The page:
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Published — January 16, 2020

GAO report backs private Pentagon conclusions that Trump broke the law on Ukraine

The Government Accountability Office headquarters in Washington, D.C. Evan Bush/Center for Public Integrity

The holdup of aid to Ukraine falls ‘squarely’ into the definition of an illegal act, congressional auditors say, addressing a matter at the heart of a Center for Public Integrity lawsuit

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President Donald Trump’s White House broke the law by withholding aid from Ukraine last summer, the nonpartisan U.S. Government Accountability Office announced Thursday morning.

The congressional auditing agency said the Office of Management and Budget’s actions carrying out Trump’s orders had clearly violated the Impoundment Control Act, a law forcing the president to spend money that Congress has appropriated.

Congress in 2018 approved a total of $391 million in security assistance and weapons transfers to Ukraine during the fiscal year that ended in September, but Trump withheld its disbursement in actions that provoked his December impeachment by the House of Representatives.

The impeachment articles presented this week to the Senate for a trial accuse Trump of abusing his powers and displaying contempt for Congress’s investigation of his actions, but do not specifically call his withholding of the aid a violation of the Impoundment Act.

OMB’s actions did not comply with any of the exceptions to the law’s demand that a president carry out congressional spending orders, the GAO said in its nine-page report. 

“OMB withheld funds for a policy reason, which is not permitted,” the report states. “Therefore we conclude that OMB violated” the act.

The auditors’ decision, which was requested by a Maryland senator, amounts to a firm rebuke of claims made by OMB General Counsel Mark Paoletta, a former aide to Vice President Mike Pence, throughout the summer and again in December that the aid halt complied with the law because it was merely a programmatic delay meant to ensure the aid complied with Trump’s foreign policy priorities.

“OMB’s assertions have no basis in law,” the GAO said. Legal programmatic delays occur when an agency is trying to spend the funds but is unavoidably blocked by external factors from proceeding, it explained. “Here there was no external factor causing an external delay. Rather, the OMB on its own volition explicitly barred DOD” from spending the funds.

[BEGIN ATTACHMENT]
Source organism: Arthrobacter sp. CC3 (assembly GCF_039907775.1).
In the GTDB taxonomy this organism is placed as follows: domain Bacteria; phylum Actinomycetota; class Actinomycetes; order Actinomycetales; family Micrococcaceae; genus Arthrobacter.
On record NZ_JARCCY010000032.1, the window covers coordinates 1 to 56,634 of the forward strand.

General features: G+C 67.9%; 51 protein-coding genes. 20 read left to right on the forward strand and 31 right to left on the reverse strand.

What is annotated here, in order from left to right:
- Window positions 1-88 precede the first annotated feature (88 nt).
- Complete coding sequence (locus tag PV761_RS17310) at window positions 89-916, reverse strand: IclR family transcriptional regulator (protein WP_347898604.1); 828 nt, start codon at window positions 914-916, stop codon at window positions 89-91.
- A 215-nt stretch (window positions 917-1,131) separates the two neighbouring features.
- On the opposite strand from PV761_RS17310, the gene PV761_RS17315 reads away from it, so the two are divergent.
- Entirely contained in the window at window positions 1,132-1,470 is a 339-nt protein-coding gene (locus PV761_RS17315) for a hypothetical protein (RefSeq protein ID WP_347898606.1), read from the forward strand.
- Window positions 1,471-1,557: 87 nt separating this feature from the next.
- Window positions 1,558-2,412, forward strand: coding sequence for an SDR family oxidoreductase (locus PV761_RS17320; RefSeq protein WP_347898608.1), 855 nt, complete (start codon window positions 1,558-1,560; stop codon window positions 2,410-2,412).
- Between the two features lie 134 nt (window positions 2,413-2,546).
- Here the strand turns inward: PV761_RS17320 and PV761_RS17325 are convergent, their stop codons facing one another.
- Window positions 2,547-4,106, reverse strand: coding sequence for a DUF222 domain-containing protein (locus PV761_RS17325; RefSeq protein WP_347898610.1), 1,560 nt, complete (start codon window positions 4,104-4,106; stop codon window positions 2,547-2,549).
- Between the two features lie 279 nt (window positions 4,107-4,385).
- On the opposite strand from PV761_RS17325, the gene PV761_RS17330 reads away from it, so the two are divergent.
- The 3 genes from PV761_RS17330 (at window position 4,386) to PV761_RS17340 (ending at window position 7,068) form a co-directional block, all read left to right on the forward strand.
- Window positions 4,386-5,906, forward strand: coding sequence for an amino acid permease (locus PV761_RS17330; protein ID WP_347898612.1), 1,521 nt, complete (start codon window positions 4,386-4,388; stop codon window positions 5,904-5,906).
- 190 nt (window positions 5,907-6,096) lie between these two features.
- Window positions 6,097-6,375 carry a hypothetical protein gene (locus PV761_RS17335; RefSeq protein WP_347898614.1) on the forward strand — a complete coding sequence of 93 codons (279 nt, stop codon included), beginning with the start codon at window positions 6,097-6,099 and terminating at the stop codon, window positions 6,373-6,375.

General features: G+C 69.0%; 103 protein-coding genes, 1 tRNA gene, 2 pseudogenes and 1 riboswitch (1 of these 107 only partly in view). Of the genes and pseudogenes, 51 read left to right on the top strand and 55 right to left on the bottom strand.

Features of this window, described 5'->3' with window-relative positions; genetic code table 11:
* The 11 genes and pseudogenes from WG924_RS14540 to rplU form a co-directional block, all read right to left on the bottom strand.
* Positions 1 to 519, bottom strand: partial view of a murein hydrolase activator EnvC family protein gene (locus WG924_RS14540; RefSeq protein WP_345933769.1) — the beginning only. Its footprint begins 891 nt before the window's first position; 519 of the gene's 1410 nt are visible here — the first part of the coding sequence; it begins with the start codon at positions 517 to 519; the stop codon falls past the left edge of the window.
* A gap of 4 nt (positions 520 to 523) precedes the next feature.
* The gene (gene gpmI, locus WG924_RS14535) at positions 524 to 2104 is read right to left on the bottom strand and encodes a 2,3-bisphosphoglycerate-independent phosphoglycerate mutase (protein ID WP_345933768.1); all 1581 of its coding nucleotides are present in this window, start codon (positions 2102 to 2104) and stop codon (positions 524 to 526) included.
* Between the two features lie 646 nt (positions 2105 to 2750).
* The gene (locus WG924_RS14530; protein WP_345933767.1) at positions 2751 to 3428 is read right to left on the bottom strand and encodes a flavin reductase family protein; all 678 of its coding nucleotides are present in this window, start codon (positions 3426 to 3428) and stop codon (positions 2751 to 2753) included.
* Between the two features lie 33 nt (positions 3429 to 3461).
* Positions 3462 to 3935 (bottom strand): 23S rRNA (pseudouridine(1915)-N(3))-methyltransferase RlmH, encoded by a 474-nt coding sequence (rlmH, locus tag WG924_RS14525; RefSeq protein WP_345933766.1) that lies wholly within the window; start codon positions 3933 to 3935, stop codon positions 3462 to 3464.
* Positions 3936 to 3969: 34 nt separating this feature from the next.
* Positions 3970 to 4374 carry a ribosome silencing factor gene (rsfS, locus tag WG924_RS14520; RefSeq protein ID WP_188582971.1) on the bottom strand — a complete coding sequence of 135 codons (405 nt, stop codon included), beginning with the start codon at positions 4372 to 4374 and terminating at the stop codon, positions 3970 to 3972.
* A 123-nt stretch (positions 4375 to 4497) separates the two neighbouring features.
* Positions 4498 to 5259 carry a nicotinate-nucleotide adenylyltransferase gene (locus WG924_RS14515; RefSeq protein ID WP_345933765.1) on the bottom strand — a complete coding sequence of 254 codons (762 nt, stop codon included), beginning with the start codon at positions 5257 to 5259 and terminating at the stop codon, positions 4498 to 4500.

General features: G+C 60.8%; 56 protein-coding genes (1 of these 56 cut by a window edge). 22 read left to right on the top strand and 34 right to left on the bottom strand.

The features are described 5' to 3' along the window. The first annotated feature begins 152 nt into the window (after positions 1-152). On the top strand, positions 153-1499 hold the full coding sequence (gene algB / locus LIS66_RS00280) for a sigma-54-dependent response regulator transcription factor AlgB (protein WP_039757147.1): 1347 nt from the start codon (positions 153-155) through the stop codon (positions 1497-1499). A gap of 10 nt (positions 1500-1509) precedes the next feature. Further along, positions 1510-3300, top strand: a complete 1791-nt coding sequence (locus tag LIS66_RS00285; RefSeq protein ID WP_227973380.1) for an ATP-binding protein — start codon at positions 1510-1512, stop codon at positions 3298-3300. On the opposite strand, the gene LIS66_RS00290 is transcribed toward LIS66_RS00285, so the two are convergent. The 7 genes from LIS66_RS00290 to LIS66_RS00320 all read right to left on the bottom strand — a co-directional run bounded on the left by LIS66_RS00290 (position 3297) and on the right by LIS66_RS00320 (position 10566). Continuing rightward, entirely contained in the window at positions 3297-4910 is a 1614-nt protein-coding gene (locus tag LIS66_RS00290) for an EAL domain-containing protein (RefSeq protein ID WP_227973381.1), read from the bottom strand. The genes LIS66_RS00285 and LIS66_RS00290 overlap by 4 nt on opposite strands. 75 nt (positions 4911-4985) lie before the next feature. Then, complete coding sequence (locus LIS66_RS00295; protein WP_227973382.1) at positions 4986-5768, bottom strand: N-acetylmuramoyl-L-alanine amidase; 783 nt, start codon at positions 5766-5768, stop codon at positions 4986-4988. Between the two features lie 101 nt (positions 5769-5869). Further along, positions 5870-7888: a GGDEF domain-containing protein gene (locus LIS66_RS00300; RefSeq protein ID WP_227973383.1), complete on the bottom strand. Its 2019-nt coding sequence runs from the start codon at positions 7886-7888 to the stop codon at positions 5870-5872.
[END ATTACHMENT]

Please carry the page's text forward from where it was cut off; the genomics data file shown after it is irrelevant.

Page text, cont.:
The repudiation of a stance taken by one of Trump’s senior political appointees represents a vindication of the position taken at the time by career officials at OMB and the Pentagon that the aid holdup was in violation of the law, a stance outlined in internal emails that surfaced as the result of the Center for Public Integrity’s pursuit of them under the Freedom of Information Act.

Those emails were heavily redacted by the Department of Defense when they were turned over under court order; Public Integrity is challenging the redactions in court.

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Throughout the aid holdup, the top Pentagon official responsible for disbursing the aid complained to colleagues and the White House Office of Management and Budget that OMB’s top lawyer had consistently misunderstood or mischaracterized how urgently the aid must be disbursed to comply with Congress’s orders, as the law required.

“We have repeatedly advised OMB officials that pauses” in the aid beyond mid-August would violate the law, said a draft letter prepared late that month for the deputy secretary of defense to send to OMB’s acting director, one of the emails said, according to an account of the redacted contents published on the website Just Security. “OMB continues to ignore our repeated explanation,” the Pentagon’s comptroller, career employee Elaine McCusker, told colleagues in late August.

The GAO report’s conclusion that the aid holdup failed to meet a series of other legal tests for a legitimate interruption also has the effect of focusing fresh attention on the claims by House Democrats that Trump’s real reason for stopping the aid was to support his reelection — specifically, that the president wanted to force Ukraine to investigate activities there by former Vice President Joe Biden and his son, Hunter.

There were no legitimate external contingencies, there were no potential savings, there was no legal permission — all legitimate exceptions to the impoundment act. The decision was not a close one, said the report, which was signed by GAO General Counsel Thomas H. Armstrong. “OMB’s justification for the withholding falls squarely within the scope of an impermissible policy deferral.”

Sen. Chris Van Hollen, D-Md., who requested the report, said that “this violation of the law reflects a contempt for the Constitution and was a key part of his corrupt scheme to abuse the power of the presidency for his personal political purposes.” It reinforces, he added, “the need for the Senate to obtain all relevant documents and hear from key witnesses in order to have a fair trial.”

A White House spokesman told the Washington Post on Thursday that it disagrees with the GAO’s opinion and that the aid holdup was an appropriate way to ensure the money was spent in accordance with Trump’s foreign policy priorities.

Read more in National Security

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